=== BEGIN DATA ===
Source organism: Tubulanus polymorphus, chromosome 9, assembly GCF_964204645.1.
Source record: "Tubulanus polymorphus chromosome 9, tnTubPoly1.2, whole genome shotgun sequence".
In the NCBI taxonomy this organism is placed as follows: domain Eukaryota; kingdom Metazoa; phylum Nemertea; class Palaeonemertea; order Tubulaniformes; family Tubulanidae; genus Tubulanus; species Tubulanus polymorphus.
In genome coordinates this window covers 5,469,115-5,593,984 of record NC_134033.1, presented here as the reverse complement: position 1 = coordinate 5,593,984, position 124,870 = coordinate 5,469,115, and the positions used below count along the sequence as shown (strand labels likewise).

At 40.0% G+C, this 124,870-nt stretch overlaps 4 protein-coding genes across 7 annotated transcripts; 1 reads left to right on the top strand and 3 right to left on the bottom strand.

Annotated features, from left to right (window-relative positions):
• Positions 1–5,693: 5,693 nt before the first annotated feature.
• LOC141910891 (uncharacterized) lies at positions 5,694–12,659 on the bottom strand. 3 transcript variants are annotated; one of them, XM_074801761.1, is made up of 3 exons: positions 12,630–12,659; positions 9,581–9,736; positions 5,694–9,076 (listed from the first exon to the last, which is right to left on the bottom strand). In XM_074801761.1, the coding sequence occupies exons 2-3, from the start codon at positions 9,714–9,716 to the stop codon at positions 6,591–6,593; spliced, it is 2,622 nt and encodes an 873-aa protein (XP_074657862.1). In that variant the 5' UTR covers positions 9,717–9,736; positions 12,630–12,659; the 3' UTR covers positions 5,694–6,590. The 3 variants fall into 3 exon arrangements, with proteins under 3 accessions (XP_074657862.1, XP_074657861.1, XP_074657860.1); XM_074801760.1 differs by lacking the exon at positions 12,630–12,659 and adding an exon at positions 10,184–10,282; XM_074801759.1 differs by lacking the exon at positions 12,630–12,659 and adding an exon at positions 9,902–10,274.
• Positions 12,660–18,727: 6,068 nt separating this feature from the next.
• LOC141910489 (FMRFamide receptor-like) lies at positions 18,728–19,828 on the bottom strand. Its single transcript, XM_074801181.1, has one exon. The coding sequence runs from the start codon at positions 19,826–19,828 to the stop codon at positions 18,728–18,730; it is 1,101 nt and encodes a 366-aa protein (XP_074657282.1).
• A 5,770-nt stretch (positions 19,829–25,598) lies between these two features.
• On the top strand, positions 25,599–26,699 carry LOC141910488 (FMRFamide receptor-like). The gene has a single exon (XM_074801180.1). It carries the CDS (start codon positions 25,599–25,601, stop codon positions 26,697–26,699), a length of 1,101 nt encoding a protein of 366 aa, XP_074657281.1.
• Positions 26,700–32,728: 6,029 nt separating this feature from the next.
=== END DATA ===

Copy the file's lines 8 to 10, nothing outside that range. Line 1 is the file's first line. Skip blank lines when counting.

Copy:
• LOC141910891 (uncharacterized) lies at positions 5,694–12,659 on the bottom strand. 3 transcript variants are annotated; one of them, XM_074801761.1, is made up of 3 exons: positions 12,630–12,659; positions 9,581–9,736; positions 5,694–9,076 (listed from the first exon to the last, which is right to left on the bottom strand). In XM_074801761.1, the coding sequence occupies exons 2-3, from the start codon at positions 9,714–9,716 to the stop codon at positions 6,591–6,593; spliced, it is 2,622 nt and encodes an 873-aa protein (XP_074657862.1). In that variant the 5' UTR covers positions 9,717–9,736; positions 12,630–12,659; the 3' UTR covers positions 5,694–6,590. The 3 variants fall into 3 exon arrangements, with proteins under 3 accessions (XP_074657862.1, XP_074657861.1, XP_074657860.1); XM_074801760.1 differs by lacking the exon at positions 12,630–12,659 and adding an exon at positions 10,184–10,282; XM_074801759.1 differs by lacking the exon at positions 12,630–12,659 and adding an exon at positions 9,902–10,274.
• Positions 12,660–18,727: 6,068 nt separating this feature from the next.
• LOC141910489 (FMRFamide receptor-like) lies at positions 18,728–19,828 on the bottom strand. Its single transcript, XM_074801181.1, has one exon. The coding sequence runs from the start codon at positions 19,826–19,828 to the stop codon at positions 18,728–18,730; it is 1,101 nt and encodes a 366-aa protein (XP_074657282.1).